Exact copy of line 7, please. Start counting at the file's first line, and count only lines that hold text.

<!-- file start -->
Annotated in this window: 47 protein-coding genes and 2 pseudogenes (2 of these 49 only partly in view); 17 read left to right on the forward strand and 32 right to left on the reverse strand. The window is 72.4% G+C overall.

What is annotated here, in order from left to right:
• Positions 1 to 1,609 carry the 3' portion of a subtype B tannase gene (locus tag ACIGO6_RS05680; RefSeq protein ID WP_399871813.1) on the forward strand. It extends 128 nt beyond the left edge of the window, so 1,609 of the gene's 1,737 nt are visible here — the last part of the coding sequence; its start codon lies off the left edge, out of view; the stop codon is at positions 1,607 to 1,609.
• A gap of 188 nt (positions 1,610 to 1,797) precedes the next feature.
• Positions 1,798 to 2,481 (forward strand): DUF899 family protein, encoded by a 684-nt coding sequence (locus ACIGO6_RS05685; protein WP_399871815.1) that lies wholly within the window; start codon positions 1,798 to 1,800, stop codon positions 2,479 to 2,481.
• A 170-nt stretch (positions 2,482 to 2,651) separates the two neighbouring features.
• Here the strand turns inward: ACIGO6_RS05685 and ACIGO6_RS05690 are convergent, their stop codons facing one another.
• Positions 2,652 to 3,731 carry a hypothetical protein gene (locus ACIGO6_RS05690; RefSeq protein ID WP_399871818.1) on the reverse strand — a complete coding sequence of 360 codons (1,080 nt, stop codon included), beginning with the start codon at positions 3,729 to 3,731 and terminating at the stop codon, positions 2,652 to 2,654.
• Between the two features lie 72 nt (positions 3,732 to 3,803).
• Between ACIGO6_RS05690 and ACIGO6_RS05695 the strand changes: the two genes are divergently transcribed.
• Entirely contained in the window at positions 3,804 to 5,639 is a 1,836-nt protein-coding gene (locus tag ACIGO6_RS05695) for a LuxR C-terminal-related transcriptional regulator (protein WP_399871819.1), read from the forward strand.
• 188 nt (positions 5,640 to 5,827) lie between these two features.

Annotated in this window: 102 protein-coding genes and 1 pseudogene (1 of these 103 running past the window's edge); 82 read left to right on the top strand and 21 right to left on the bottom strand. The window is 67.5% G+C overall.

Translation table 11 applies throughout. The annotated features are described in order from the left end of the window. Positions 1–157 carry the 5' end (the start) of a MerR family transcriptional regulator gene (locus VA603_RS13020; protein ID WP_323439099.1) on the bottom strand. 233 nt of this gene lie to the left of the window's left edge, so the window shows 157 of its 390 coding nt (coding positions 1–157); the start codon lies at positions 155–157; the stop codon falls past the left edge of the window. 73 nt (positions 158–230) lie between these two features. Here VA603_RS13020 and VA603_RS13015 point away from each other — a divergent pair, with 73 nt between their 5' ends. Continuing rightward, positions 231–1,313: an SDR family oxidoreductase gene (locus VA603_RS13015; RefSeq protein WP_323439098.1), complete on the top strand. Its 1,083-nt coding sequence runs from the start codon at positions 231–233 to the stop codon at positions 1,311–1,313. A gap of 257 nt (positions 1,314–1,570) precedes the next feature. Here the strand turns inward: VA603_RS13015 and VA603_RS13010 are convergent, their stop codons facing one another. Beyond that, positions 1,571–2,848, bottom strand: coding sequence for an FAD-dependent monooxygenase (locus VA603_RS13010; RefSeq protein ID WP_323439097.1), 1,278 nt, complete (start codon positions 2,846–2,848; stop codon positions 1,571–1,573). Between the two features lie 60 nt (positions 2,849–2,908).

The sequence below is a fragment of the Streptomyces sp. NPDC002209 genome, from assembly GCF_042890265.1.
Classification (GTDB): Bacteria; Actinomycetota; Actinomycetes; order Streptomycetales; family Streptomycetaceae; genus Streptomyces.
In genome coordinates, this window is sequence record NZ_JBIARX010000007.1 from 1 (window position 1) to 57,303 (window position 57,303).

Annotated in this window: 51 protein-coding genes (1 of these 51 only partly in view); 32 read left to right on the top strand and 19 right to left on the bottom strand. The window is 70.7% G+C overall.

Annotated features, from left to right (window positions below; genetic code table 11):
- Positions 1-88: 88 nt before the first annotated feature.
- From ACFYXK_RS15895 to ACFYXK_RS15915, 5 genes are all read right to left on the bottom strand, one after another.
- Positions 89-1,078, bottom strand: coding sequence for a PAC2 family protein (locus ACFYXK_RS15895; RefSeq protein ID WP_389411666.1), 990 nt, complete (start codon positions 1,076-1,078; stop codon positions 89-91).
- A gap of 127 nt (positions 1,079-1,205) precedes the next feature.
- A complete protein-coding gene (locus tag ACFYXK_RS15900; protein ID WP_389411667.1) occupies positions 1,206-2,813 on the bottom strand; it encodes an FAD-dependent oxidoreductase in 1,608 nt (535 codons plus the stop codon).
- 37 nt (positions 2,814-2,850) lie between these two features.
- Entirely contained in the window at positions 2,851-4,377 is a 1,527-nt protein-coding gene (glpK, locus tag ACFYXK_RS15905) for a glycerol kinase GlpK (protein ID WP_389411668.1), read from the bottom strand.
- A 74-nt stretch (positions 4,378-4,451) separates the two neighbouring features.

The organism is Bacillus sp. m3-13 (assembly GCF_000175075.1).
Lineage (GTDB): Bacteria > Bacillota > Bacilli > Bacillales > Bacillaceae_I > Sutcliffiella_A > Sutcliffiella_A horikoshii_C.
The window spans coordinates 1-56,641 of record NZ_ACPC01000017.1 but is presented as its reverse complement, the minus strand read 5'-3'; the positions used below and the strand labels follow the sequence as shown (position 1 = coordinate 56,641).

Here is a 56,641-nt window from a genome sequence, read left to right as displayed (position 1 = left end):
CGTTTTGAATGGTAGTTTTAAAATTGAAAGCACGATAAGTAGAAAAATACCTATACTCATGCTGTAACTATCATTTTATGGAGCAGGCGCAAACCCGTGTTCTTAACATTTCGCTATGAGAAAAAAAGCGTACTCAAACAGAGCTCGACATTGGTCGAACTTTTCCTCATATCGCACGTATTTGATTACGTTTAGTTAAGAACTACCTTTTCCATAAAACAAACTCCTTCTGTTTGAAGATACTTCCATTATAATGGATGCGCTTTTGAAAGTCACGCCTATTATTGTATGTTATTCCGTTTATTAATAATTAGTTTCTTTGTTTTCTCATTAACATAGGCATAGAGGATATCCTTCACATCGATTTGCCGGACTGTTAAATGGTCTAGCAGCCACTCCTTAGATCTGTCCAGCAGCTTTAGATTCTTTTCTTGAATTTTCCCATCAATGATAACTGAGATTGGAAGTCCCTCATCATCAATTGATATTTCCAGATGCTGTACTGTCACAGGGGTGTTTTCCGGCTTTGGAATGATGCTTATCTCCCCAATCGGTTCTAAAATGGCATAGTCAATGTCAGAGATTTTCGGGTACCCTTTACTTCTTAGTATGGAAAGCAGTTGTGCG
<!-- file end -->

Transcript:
• Here the strand turns inward: ACIGO6_RS05685 and ACIGO6_RS05690 are convergent, their stop codons facing one another.